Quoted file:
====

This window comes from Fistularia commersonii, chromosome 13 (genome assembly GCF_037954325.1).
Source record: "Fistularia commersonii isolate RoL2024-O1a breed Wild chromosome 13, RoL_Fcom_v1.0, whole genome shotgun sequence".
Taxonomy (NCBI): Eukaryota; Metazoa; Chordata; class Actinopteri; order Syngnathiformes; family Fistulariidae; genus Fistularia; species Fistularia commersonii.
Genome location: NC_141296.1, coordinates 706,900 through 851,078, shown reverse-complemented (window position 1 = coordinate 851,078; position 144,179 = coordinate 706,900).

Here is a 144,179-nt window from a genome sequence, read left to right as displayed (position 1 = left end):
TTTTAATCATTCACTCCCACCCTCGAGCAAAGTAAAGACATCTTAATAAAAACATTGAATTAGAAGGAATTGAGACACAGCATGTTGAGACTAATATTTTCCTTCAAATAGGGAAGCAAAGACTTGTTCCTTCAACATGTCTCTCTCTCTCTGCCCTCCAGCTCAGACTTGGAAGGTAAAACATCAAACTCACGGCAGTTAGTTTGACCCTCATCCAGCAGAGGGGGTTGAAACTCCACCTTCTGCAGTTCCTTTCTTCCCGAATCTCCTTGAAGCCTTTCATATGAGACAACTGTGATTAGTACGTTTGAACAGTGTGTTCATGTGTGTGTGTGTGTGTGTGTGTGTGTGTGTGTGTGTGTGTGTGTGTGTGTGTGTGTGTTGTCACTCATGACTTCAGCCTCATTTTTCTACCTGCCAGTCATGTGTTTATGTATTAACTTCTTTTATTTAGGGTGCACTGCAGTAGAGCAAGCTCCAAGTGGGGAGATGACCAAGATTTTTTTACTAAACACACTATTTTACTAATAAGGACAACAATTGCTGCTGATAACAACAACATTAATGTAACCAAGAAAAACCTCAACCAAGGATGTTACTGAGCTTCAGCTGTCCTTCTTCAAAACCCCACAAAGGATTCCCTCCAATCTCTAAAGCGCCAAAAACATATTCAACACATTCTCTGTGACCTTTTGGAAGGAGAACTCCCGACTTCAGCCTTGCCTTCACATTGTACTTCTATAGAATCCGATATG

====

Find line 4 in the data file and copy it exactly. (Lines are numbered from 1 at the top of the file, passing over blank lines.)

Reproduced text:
Genome location: NC_141296.1, coordinates 706,900 through 851,078, shown reverse-complemented (window position 1 = coordinate 851,078; position 144,179 = coordinate 706,900).